Wednesday, July 18, 2007

Probable Swallow-tailed Kite in Beaumont and a Couple of Herps

Sorry, I have no birds worth mentioning. Well maybe one. I was recently lunching in the parking lot by the Jack-in-the-Box on Eastex Freeway when an odd raptorish bird caught my attention. Sure looked like a Swallow-tailed Kite. It was a distant view without bins so I could have been wrong, but I probably wasn't. Swallow-tailed Kite is a hard bird to be mistaken about. Not that I couldn't be. So put that down as a confirmed maybe. Hey, Ivory-billed Woodpeckers have been identified with poorer views than I had. A good find, if that's what it was. And in the heart of Beaumont, of all places.

Aside from the almost-certain-but-not-quite-definite kite there's scant news. The Ivory-billed Woodpecker is apparently extinct again, my job is as aggravating as ever, and the babies are doing fine. When I'm not working (which is half the time) and not sleeping (which is almost always) I'm busy helping Michelle with the twins. Or trying to help, anyway. How much help I actually render is debatable.

We've had some torrential storms in the last two weeks (fortunately we've been spared the kind of serious flooding suffered in other parts of the state). After one such deluge I was out cleaning up the cedar mulch that washed out of our garden beds - the kind that isn't supposed to wash away - when I found this little Texas Brown Snake, only about three inches long. Seems to be the most common snake species in our yard. Completely harmless. Found this large Red-eared Slider on a road in our neighborhood. Didn't want to see it splatted by a truck so I did my good Samaritan bit and released it down at the pond. One more turtle to keep the fish population down.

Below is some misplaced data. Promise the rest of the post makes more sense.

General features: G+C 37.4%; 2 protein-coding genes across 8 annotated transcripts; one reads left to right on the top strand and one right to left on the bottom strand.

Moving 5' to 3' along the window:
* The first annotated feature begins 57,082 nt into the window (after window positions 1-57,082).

2 Comments:

At 8:19 AM, Anonymous Patrick Coin said...

Regarding the Ivory-billed Woodpecker, your earlier comments about "thumbing through the field guide" were very perceptive. I raised a similar point with Cyberthrush about why, I feel, there are many false reports of IBWO but not of other, long extinct, North American birds (see my comments). I feel it is likely because the modern field guides, since Robbins' 1960's guide, do illustrate the Ivory-billed, but not the Great Auk, Carolina Parakeet, or Passenger Pigeon.

(I tried to leave this comment on your earlier post, but it would not stick--I'm not sure why. Apologies if this ends up being a duplicate.)

 
At 12:03 PM, Blogger John said...

I think you make valid points. The inclusion of IBWO in field guides has surely encouraged a belief in its persistence, and the lack of field guide illustrations has undoubtedly limited the number of erroneous reports of other extinct birds. I would just point out that the Passenger Pigeon and Carolina Parakeet do not have large picturesque confusion species (as the IBWO does). The existence of an attention-catching bird like Pileated Woodpecker is enough to explain most claimed IBWO sightings. Suppose a few Passenger Pigeons had survived after the death of Martha - they would probably have gone unnoticed and ignored, as do most Mourning Doves. Carolina Parakeets - if any still existed - would probably be presumed to be escapees of some exotic species. There's also the power of suggestion - whenever species like Labrador Duck, Passenger Pigeon, or Carolina Parakeet are mentioned it is virtually always in reference to their extinction. But IBWO, Eskimo Curlew, and Bachman's Warbler are not consistently categorized as extinct, and sure enough, people still claim to see them from time to time.

 

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